A New Danger Signal: Russian Occupiers Say Crimean Tatars ‘Heavily Armed’

October 6, 2015
Crimean Tatars climb the mountain Eklizi-Bourun's peak Chatyr-Dag, near the Simferopol-Alushta Highway on May 18, 2015, the 71st anniversary of Stalin's deportation.

Staunton, October 6 – In what may presage an even more savage crackdown on the Crimean Tatars and their Mejlis, Russian occupation authorities on the Ukrainian peninsula are claiming that members of that nation are heavily armed and a threat to law and order, according to Russian journalist Ruslan Gorevoy.

Moreover, his sources suggest the most heavily armed Crimean Tatars are those who support the Mejlis and Mustafa Dzhemilev, who supposedly acquired these guns from Chechen radicals in the 1990s and who kept them because Ukrainian officials did little even when they knew about them.

There was evidence of an influx of guns from the North Caucasus in the 1990s, and some Crimean Tatars have been caught with illegal guns. But there is no basis for Gorevoy’s claims that Crimea is now drowning in “a sea” of “thousands” of illegal weapons and that the authorities must launch a campaign to confiscate them.

Gorevoy directly asserts that weapons are a problem in Crimea because “there are too many” and because those who have them “illegally” are “mainly Crimean Tatars” who acquired them during the wild 1990s to defend themselves as small businessmen against criminal groups on their return to Crimea from Central Asian exile.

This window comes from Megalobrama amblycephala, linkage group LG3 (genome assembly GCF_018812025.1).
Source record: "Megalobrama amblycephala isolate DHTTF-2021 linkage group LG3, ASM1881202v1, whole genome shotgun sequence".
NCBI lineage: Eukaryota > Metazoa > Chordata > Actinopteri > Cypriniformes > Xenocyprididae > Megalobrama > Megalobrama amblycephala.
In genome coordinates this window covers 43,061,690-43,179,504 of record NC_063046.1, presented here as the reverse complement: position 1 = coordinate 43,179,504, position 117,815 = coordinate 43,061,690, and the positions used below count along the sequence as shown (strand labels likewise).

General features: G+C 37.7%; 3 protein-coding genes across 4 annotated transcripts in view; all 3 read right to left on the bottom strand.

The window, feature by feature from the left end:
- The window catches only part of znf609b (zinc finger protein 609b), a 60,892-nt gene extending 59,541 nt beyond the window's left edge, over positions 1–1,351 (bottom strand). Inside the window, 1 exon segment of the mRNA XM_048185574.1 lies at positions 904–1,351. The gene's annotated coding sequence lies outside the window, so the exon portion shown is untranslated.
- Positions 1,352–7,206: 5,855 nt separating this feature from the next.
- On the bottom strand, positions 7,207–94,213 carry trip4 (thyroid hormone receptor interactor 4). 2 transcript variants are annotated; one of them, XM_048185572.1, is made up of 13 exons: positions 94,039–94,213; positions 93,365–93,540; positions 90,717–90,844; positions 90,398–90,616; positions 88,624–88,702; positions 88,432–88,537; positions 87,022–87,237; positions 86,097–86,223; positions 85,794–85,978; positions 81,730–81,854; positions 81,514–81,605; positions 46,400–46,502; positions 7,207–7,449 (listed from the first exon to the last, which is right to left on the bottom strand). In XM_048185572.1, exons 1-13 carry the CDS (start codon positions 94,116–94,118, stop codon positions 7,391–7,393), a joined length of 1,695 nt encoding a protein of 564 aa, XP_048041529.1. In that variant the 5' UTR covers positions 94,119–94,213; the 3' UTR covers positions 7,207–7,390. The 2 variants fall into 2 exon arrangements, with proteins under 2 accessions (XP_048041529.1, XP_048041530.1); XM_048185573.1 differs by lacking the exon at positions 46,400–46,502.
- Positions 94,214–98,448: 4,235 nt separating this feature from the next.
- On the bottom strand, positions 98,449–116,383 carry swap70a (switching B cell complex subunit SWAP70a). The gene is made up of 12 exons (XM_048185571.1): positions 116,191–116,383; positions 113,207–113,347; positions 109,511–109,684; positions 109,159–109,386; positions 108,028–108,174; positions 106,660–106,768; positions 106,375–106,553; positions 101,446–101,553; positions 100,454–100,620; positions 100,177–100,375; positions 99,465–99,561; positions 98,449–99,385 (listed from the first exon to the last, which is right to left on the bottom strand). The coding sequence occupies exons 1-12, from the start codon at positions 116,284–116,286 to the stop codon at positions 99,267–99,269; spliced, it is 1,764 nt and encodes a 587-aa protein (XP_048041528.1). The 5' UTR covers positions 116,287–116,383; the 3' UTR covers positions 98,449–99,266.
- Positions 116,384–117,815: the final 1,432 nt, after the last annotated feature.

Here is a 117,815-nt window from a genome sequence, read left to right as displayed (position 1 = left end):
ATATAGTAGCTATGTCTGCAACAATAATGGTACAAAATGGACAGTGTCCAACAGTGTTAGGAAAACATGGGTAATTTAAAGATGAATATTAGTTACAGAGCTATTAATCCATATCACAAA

Twenty years ago, one Ukrainian Interior Ministry official said that there were “no fewer than 50,000” guns in Crimea, the journalist says. Now, their numbers have certainly increased because the Ukrainian authorities did nothing to confiscate these guns especially from the Crimean Tatars.

Given that “four out of five adult Crimean Tatars” still work in trade, he suggests, and given that the militia in Ukrainian times was unable or unwilling to defend them adequately, no one should find it surprising that many of the Crimean Tatars have retained their weapons to this day.

Gorevoy insists on the Chechens as major suppliers of the arms in the past and claims that the leader of the Mejlis in the late 1990s, Mustafa Dzhemilev, kept a photograph of Dzhokhar Dudayev in his office and that Dzhemilev’s son used an illegal gun in one of the crimes the latter is now charged with.

The Russian journalist concludes in ominous terms that there are clearly guns about in Crimea and that “as has been known for a long time: if a rifle hangs on the wall, at some point, it will have to be fired.” Clearly, if he gets his way, the Crimean Tatars face an even more difficult time ahead.